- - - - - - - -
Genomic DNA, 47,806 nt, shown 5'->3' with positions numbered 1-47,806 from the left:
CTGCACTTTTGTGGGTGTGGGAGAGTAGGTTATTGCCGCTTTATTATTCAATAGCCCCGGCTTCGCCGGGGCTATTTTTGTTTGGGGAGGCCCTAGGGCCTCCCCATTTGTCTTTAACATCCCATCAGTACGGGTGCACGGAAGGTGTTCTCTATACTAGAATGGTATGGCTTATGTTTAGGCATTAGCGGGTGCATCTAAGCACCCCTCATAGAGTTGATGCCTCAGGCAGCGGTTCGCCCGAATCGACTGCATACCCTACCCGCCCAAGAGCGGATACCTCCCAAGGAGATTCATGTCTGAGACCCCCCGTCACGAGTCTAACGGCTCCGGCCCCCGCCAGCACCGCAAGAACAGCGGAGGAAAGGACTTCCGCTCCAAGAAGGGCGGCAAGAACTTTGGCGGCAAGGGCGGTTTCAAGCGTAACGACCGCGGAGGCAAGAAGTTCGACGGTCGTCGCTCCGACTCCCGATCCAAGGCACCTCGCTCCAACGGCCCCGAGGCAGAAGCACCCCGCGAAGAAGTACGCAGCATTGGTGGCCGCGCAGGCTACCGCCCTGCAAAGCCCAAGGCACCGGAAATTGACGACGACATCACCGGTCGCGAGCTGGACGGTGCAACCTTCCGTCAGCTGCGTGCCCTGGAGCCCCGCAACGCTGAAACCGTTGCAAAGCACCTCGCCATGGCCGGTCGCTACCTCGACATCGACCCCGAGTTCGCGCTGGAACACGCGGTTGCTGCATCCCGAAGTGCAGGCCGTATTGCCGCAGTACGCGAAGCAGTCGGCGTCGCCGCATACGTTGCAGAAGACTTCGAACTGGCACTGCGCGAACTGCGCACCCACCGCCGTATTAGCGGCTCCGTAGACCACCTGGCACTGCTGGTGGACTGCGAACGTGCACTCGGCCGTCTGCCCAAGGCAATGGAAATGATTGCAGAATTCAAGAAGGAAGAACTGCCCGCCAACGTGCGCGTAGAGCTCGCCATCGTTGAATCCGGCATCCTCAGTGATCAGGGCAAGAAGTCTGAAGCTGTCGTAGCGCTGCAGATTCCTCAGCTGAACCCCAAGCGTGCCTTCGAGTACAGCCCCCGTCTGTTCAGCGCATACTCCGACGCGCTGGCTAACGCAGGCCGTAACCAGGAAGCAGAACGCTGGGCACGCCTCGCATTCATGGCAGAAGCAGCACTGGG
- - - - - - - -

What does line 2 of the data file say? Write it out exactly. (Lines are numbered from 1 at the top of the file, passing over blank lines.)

CTGCACTTTTGTGGGTGTGGGAGAGTAGGTTATTGCCGCTTTATTATTCAATAGCCCCGGCTTCGCCGGGGCTATTTTTGTTTGGGGAGGCCCTAGGGCCTCCCCATTTGTCTTTAACATCCCATCAGTACGGGTGCACGGAAGGTGTTCTCTATACTAGAATGGTATGGCTTATGTTTAGGCATTAGCGGGTGCATCTAAGCACCCCTCATAGAGTTGATGCCTCAGGCAGCGGTTCGCCCGAATCGACTGCATACCCTACCCGCCCAAGAGCGGATACCTCCCAAGGAGATTCATGTCTGAGACCCCCCGTCACGAGTCTAACGGCTCCGGCCCCCGCCAGCACCGCAAGAACAGCGGAGGAAAGGACTTCCGCTCCAAGAAGGGCGGCAAGAACTTTGGCGGCAAGGGCGGTTTCAAGCGTAACGACCGCGGAGGCAAGAAGTTCGACGGTCGTCGCTCCGACTCCCGATCCAAGGCACCTCGCTCCAACGGCCCCGAGGCAGAAGCACCCCGCGAAGAAGTACGCAGCATTGGTGGCCGCGCAGGCTACCGCCCTGCAAAGCCCAAGGCACCGGAAATTGACGACGACATCACCGGTCGCGAGCTGGACGGTGCAACCTTCCGTCAGCTGCGTGCCCTGGAGCCCCGCAACGCTGAAACCGTTGCAAAGCACCTCGCCATGGCCGGTCGCTACCTCGACATCGACCCCGAGTTCGCGCTGGAACACGCGGTTGCTGCATCCCGAAGTGCAGGCCGTATTGCCGCAGTACGCGAAGCAGTCGGCGTCGCCGCATACGTTGCAGAAGACTTCGAACTGGCACTGCGCGAACTGCGCACCCACCGCCGTATTAGCGGCTCCGTAGACCACCTGGCACTGCTGGTGGACTGCGAACGTGCACTCGGCCGTCTGCCCAAGGCAATGGAAATGATTGCAGAATTCAAGAAGGAAGAACTGCCCGCCAACGTGCGCGTAGAGCTCGCCATCGTTGAATCCGGCATCCTCAGTGATCAGGGCAAGAAGTCTGAAGCTGTCGTAGCGCTGCAGATTCCTCAGCTGAACCCCAAGCGTGCCTTCGAGTACAGCCCCCGTCTGTTCAGCGCATACTCCGACGCGCTGGCTAACGCAGGCCGTAACCAGGAAGCAGAACGCTGGGCACGCCTCGCATTCATGGCAGAAGCAGCACTGGG